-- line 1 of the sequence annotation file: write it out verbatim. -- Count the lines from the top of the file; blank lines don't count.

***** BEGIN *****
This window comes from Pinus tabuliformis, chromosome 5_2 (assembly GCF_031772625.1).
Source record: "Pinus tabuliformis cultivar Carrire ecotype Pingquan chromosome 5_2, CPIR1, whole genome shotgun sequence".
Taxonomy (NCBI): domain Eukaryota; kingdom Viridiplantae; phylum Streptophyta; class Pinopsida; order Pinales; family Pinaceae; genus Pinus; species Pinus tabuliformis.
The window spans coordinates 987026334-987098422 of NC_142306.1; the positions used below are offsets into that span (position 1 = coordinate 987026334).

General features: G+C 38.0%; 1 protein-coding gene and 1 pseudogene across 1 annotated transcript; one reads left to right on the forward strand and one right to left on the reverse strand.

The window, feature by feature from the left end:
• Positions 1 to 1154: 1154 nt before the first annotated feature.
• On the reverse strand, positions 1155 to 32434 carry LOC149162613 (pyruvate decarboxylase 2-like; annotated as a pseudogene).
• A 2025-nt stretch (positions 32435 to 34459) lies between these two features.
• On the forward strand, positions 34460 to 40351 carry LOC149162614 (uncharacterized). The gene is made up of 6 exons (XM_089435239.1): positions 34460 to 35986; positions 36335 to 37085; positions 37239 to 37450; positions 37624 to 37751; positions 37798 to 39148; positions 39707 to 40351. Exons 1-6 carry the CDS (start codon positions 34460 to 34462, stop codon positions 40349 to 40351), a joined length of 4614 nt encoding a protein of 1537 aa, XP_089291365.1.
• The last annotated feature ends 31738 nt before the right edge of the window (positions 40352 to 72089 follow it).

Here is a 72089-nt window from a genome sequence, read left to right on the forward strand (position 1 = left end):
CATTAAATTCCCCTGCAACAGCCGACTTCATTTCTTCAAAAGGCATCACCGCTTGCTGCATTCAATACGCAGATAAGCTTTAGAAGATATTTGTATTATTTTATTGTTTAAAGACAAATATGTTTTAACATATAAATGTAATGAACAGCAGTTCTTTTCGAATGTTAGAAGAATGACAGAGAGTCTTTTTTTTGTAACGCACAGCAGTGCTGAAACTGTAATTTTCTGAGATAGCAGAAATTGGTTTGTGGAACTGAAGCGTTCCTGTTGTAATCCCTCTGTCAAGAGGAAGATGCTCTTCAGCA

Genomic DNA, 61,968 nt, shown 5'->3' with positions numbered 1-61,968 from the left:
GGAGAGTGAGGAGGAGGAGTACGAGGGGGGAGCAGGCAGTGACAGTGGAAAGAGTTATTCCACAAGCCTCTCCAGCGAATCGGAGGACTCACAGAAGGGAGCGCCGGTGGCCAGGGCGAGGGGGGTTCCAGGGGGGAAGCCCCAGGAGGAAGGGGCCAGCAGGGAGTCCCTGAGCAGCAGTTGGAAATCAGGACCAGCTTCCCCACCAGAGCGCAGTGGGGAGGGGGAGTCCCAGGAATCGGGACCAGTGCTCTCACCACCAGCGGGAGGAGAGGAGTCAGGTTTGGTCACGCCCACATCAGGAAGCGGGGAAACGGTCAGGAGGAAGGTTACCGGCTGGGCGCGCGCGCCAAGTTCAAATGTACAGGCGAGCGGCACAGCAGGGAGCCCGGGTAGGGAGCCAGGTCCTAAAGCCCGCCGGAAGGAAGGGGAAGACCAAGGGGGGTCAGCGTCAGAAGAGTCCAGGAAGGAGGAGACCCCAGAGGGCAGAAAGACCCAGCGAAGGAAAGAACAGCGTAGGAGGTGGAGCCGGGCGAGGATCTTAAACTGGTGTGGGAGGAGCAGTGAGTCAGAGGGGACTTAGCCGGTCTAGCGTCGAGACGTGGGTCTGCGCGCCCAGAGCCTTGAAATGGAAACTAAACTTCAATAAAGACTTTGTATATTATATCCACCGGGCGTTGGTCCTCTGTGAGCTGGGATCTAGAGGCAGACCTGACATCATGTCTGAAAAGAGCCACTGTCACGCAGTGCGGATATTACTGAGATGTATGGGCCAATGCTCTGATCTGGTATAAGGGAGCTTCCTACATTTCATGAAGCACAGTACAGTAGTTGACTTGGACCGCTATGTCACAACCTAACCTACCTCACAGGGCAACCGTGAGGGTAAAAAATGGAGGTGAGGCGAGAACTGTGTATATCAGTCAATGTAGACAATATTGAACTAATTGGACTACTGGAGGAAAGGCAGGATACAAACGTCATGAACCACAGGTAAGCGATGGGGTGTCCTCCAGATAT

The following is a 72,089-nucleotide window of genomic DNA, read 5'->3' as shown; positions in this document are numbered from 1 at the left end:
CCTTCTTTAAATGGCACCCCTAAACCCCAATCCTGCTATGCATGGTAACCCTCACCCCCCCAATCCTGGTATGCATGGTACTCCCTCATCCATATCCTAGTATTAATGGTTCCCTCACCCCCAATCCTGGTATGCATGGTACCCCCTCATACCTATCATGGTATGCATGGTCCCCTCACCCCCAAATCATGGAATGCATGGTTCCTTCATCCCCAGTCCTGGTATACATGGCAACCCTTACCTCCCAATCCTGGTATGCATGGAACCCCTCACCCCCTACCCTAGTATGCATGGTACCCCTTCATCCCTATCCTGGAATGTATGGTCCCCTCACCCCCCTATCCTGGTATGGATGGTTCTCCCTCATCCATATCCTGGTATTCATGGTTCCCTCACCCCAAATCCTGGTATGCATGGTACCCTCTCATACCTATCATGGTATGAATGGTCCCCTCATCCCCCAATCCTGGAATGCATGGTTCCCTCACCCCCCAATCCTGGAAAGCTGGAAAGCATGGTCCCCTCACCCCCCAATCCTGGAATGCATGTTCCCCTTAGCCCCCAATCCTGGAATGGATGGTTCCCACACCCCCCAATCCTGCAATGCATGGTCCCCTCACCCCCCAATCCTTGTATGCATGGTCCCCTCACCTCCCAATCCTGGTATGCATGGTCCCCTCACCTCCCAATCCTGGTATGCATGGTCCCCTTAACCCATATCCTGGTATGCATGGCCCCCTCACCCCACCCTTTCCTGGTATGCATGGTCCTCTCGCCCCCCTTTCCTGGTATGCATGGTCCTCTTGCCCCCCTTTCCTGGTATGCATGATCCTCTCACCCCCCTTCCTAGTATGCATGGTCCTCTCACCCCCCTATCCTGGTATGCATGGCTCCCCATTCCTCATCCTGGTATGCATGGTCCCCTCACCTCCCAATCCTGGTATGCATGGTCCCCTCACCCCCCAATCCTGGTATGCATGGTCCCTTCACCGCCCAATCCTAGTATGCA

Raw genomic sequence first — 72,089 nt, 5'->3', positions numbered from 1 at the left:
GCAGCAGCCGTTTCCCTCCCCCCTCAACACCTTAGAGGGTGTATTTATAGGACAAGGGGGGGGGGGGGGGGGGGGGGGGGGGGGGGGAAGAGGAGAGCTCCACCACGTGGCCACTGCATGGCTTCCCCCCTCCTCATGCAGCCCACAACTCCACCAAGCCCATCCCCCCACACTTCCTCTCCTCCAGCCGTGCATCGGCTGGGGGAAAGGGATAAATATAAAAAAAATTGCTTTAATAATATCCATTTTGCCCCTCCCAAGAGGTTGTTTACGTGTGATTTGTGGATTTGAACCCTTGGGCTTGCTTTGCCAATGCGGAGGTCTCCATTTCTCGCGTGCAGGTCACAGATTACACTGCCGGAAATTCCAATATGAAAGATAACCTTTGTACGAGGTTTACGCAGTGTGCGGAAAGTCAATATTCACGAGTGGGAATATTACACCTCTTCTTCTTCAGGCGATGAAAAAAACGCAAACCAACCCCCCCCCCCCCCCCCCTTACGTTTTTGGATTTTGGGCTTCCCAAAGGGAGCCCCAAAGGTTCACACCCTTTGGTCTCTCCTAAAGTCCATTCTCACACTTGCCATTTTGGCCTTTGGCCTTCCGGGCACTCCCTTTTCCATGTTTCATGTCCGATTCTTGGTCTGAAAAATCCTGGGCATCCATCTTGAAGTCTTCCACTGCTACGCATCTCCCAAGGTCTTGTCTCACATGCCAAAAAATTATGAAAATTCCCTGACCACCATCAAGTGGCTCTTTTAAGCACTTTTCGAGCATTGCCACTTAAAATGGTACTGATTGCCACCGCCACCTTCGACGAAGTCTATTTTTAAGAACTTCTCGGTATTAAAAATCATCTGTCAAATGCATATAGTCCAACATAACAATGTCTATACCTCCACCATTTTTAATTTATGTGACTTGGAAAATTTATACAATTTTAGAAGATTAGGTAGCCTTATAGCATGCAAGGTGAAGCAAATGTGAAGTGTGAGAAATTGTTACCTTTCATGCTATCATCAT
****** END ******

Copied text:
This window comes from Pinus tabuliformis, chromosome 5_2 (assembly GCF_031772625.1).